Message to Patients: ‘Do Your Homework’
Birkmeyer credits the low complication rate to an aggressive statewide quality improvement initiative run by Blue Cross-Blue Shield Michigan, which also funded the study.
About 95% of the hospitals and surgeons performing bariatric surgeries in the state belong to the initiative, which includes a registry of patient complications.
“Surgeons meet three times a year and they are really committed to improving quality,” she says.
Surgeon Rick May, MD, who is a vice president with the health care performance ratings group HealthGrades, says patients considering weight loss surgery today have many resources to educate themselves about the procedures and the facilities in which they are performed.
A recent HealthGrade study that May co-authored found a big difference in complication rates and outcomes among the nation’s hospitals, with the highest-volume facilities reporting the fewest complications.
“There has been an explosion of information to help patients chose the right hospital and surgeon,” he tells WebMD. “With bariatric surgery, people have time to check out different options. They should talk to several surgeons and ask for references from patients.”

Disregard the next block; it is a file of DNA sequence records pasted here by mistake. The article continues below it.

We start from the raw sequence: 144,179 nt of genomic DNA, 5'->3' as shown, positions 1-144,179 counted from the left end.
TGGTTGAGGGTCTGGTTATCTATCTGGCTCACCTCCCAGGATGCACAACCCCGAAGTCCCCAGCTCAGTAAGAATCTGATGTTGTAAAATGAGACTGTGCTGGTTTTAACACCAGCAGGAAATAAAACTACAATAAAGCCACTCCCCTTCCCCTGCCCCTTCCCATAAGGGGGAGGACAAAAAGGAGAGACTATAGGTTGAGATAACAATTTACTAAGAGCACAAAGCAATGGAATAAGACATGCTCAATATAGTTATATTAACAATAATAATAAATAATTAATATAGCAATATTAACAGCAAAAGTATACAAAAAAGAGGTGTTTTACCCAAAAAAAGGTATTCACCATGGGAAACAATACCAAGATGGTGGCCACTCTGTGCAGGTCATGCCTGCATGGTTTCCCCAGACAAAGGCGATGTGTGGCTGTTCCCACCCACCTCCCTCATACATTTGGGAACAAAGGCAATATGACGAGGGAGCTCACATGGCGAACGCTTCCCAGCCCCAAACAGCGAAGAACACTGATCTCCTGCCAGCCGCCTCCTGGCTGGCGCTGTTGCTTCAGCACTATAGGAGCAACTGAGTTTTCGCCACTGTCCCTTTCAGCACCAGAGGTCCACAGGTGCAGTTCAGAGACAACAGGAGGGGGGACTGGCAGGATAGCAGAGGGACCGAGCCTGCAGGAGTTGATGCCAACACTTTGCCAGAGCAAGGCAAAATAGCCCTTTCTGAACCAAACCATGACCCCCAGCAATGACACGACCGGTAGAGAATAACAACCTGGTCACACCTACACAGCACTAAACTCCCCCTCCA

Mitchell Roslin, MD, who is chief of obesity surgery at New York City’s Lenox Hill Hospital, says patients are using the resources.
“Patients are doing their homework and asking questions,” he says. “There is probably no group of patients who use the Internet to get information more than mine do.”
He tells WebMD that he is not surprised hospitals with “center of excellence” accreditations fared no better than other hospitals in the study.
“These procedures have become safer as surgeons have become more accustomed to doing them,” he says. “These regulatory groups have taken credit for this improvement, but that credit is not deserved.”